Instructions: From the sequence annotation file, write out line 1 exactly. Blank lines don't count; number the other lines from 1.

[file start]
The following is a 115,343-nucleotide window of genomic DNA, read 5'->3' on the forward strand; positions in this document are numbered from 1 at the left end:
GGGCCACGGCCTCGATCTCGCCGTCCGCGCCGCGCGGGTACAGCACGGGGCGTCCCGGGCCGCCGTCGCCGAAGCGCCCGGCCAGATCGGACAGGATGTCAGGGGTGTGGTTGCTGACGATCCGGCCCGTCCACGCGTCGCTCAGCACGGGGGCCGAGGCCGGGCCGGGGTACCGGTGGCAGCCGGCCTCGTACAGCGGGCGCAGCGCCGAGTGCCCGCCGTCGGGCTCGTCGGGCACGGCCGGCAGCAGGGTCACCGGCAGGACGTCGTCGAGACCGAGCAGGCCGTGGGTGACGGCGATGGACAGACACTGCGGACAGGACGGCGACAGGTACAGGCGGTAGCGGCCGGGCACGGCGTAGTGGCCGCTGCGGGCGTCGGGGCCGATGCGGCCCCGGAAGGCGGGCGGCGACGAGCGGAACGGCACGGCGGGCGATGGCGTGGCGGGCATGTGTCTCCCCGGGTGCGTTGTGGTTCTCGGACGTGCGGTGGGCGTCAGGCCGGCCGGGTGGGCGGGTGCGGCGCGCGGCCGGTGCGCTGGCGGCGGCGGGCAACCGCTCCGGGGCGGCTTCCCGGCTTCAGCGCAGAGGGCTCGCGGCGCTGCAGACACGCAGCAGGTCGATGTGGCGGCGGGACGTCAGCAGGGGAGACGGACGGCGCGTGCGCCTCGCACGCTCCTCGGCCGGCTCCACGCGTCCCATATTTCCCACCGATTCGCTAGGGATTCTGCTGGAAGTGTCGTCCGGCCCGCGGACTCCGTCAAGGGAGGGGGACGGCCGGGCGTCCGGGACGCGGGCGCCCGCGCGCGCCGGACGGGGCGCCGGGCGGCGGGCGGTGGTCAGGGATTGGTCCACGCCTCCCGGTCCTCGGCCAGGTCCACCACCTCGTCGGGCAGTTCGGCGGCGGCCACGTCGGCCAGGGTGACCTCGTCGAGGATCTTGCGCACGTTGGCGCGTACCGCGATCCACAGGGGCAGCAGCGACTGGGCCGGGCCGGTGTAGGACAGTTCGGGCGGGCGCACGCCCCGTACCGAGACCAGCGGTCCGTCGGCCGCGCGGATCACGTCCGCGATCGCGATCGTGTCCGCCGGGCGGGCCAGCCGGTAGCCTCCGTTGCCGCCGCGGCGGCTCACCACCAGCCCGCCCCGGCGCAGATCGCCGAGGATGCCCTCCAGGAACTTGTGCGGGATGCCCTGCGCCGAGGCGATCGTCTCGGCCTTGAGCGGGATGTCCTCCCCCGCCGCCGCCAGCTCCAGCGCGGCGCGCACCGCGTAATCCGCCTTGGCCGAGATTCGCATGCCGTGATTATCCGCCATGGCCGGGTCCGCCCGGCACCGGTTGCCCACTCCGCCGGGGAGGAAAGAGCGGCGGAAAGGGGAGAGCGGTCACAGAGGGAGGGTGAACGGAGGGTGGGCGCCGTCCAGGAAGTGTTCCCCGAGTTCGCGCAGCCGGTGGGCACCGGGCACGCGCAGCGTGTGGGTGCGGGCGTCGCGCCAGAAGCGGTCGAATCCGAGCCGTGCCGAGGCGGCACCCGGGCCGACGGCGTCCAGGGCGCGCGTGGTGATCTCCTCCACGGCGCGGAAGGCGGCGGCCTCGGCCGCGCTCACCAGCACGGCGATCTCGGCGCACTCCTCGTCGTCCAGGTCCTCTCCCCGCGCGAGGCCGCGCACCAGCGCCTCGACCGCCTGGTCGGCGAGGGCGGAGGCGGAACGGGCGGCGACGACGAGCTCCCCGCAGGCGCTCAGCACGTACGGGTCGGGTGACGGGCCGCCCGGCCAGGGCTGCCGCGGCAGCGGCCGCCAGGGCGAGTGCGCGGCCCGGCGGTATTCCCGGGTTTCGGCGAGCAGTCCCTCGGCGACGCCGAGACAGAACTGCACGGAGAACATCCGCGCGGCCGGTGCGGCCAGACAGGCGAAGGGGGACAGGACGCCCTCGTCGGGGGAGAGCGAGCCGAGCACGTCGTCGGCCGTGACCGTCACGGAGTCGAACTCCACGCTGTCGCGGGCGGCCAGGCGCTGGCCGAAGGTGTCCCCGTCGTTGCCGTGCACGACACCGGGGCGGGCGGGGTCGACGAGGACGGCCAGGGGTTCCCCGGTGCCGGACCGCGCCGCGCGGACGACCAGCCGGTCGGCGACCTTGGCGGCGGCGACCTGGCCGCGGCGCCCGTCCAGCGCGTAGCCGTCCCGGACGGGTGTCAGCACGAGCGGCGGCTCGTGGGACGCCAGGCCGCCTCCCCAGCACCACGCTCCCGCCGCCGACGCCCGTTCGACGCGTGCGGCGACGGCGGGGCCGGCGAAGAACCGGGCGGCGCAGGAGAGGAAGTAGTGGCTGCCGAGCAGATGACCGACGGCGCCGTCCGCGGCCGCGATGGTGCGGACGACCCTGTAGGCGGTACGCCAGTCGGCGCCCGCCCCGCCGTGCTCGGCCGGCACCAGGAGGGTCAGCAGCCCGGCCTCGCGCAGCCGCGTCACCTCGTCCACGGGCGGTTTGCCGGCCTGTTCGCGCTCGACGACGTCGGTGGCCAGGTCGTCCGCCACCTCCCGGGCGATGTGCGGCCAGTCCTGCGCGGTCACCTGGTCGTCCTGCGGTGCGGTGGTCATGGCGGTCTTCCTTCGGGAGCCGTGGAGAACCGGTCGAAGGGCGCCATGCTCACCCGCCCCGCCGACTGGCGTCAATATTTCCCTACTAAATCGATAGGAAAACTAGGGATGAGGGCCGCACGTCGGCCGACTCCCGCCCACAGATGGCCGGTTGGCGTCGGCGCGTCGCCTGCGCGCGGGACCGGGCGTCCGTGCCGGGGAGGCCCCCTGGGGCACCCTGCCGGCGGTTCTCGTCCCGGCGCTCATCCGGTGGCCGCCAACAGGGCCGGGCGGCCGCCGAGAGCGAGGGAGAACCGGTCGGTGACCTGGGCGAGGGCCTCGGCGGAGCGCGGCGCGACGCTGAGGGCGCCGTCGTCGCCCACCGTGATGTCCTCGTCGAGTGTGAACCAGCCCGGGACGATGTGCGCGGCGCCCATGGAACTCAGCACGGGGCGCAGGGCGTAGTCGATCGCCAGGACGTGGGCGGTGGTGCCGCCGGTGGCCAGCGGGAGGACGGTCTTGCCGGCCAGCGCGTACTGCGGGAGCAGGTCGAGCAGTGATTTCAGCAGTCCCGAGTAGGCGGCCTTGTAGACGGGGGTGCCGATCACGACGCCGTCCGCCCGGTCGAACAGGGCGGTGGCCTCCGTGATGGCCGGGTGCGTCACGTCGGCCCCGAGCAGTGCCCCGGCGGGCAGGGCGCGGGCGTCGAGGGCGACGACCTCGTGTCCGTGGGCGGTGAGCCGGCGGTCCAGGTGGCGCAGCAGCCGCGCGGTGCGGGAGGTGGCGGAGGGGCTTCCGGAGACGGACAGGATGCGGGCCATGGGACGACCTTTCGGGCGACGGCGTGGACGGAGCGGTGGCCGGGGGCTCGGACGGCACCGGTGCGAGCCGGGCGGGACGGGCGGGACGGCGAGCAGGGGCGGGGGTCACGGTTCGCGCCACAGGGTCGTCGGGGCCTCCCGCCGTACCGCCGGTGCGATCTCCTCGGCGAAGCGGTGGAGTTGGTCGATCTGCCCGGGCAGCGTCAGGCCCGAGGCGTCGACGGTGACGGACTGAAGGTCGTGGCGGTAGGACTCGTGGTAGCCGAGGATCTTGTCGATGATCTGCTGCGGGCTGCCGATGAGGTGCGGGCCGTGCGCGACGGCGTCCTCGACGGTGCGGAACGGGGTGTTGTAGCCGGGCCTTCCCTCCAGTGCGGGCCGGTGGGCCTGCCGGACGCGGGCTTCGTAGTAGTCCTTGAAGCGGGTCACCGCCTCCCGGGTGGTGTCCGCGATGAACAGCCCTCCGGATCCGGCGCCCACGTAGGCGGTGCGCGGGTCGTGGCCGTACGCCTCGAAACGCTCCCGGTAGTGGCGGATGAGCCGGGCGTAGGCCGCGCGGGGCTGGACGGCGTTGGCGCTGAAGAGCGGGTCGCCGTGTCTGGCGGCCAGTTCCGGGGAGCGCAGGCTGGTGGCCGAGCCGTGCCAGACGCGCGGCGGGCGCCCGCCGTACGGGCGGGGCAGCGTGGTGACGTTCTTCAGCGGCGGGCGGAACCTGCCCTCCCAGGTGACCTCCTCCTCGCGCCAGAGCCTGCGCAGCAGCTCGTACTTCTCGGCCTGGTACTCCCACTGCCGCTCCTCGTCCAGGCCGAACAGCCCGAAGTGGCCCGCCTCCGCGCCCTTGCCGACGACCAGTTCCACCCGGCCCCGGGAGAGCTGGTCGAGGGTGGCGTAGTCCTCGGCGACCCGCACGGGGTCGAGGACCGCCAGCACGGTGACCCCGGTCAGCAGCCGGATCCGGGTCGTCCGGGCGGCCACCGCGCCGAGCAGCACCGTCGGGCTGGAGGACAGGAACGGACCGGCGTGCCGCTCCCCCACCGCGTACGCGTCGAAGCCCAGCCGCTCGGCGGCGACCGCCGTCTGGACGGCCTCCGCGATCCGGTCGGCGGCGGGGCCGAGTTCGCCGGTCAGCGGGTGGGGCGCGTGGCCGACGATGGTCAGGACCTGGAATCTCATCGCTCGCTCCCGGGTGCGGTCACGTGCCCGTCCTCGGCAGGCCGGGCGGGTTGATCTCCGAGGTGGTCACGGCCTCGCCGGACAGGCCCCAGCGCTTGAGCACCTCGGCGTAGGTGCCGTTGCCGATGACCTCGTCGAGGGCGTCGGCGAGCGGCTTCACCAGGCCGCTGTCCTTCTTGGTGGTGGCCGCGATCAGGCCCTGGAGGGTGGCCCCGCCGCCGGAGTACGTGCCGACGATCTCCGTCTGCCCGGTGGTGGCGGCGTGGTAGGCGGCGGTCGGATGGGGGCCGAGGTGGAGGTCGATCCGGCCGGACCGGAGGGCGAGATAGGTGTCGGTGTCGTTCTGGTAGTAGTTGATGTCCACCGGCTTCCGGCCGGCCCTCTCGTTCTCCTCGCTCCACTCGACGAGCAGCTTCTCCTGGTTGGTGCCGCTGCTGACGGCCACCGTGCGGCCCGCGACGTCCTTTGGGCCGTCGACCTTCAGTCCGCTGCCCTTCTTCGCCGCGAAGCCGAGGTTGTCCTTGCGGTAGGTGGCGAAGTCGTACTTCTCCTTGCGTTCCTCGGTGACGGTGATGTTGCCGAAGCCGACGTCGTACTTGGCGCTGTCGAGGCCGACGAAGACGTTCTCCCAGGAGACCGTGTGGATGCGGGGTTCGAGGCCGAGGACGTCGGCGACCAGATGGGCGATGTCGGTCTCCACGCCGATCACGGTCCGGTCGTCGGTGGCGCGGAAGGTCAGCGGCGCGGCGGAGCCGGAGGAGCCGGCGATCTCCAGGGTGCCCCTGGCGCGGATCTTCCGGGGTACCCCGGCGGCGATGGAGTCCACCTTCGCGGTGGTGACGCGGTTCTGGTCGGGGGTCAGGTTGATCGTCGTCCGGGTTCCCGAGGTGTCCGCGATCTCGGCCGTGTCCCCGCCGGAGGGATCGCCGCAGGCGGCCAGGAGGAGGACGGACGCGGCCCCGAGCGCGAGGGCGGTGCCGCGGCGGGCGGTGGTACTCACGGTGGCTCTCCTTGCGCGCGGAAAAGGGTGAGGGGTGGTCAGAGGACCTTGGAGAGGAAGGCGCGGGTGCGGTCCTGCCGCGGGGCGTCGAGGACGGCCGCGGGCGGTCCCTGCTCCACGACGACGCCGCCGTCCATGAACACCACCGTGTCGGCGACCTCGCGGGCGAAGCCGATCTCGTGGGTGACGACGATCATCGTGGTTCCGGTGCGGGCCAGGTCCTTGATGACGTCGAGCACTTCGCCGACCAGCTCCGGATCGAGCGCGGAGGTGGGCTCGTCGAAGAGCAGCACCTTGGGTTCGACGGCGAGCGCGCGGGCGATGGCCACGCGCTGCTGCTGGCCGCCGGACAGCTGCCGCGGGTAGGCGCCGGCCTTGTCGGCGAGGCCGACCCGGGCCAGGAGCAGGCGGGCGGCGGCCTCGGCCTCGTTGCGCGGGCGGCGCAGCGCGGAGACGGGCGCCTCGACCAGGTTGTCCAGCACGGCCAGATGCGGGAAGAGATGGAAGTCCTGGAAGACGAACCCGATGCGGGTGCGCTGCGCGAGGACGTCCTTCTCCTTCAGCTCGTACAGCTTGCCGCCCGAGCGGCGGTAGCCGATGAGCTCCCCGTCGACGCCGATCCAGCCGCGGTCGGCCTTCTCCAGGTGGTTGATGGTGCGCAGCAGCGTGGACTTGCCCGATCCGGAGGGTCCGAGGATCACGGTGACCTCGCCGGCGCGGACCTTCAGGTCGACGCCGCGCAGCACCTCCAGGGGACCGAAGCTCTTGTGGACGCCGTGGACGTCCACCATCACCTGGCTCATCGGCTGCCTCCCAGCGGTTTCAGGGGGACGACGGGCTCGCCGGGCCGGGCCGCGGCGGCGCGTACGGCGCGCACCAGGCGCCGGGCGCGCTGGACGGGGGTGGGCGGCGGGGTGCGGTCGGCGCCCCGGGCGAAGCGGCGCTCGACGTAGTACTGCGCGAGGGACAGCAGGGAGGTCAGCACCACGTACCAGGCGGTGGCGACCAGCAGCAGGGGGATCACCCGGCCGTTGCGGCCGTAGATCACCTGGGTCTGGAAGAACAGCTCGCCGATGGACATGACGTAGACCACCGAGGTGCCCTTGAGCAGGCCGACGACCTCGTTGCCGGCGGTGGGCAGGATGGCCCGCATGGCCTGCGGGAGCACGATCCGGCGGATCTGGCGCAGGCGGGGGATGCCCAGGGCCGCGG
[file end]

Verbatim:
The following is a 115,343-nucleotide window of genomic DNA, read 5'->3' on the forward strand; positions in this document are numbered from 1 at the left end: